Advertise with The Big Takeover
The Big Takeover Issue #94
MORE News >>
Subscribe to The Big Takeover


Shop our Big Takeover store for back issues, t-shirts & CDs

Follow us on Instagram

Follow The Big Takeover

Video Premiere: "Soft Apocalypse" by Charming Disaster

Charming Disaster - Shervin Lainez
26 March 2019

Charming Disaster – Photo Credit: Shervin Lainez

Brooklyn duo Charming Disaster is made up of Ellia Bisker (vocals, uke, piano), and Jeff Morris (vocals, guitar, piano) who just wrapped up a well-received tour of the Northwest to preview their enchanting and disturbing new full length Spells + Rituals, which comes out June 7th.

The Big Takeover is really pleased to be hosting the premiere of the video for “Soft Apocalypse”, an Armageddon-time indie popper and album closer. The fun video features the, yes, charming, duo who celebrate the end of the world by running through a bunker’s corridors to hunker down in a disaster shelter.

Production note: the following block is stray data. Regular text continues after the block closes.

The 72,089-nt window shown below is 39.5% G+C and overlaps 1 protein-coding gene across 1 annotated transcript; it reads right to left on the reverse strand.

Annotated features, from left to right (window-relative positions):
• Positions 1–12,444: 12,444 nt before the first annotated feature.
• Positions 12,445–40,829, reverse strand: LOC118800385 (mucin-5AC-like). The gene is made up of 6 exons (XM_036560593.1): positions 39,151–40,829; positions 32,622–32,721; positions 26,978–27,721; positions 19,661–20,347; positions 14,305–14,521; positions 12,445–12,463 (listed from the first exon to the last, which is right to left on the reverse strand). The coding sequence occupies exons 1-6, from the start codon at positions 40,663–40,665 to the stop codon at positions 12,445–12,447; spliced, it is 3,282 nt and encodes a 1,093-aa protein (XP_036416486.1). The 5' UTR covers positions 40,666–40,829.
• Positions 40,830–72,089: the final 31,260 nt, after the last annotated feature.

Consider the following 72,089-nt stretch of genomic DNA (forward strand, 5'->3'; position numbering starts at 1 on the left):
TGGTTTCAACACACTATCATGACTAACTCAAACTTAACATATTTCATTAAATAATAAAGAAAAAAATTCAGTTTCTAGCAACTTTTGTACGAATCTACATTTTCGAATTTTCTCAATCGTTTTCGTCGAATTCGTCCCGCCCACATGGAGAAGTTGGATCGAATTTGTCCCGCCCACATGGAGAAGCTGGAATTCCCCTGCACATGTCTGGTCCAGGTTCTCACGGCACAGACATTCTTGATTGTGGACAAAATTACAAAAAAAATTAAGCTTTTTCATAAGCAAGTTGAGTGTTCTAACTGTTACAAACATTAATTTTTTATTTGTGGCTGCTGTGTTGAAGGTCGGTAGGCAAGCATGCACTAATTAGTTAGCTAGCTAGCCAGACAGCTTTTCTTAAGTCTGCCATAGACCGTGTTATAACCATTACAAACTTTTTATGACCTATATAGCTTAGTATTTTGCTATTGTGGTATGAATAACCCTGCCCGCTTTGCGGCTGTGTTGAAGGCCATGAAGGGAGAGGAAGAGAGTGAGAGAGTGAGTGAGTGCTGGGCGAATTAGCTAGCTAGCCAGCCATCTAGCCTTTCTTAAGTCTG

Backed by projected images of doom and destruction (explosions, lightning blasts, fires, and ummm, of course, a Rodan-like creature), the pair perform the song for the camera, brightly intoning the stark to amusing lyrics with a tuneful, sing-song delivery. Soon it’s party time – right before a final big bang that, of course, is caused by humans and not nature.

The album Spells + Rituals blends very thoughtful and funny American Gothic imagery with myth-based musical alchemy. As the surf-punk/pop of “Soft Apocalypse” shows, they also hark back to how Midwestern new wavers and New York punk inverted rhythms and made satire music fans could dance to.

Spells + Rituals is Charming Disaster’s third album, and each song is like a spell or ritual inspired by folklore and mythology, as well as true crime and books. The pair lists “Edward Gorey, Tim Burton, Raymond Chandler and the murder ballads of the Americana tradition” as influences.

Musically, there is a great acoustic punk drive to the whole record which matches the potency of the macabre humor. Without the grinning skull inside the loveliness of the tunes, or the dark campy heart inside the weird tales and odes to misery, it wouldn’t all seem so magically in balance and so engaging. And it certainly is!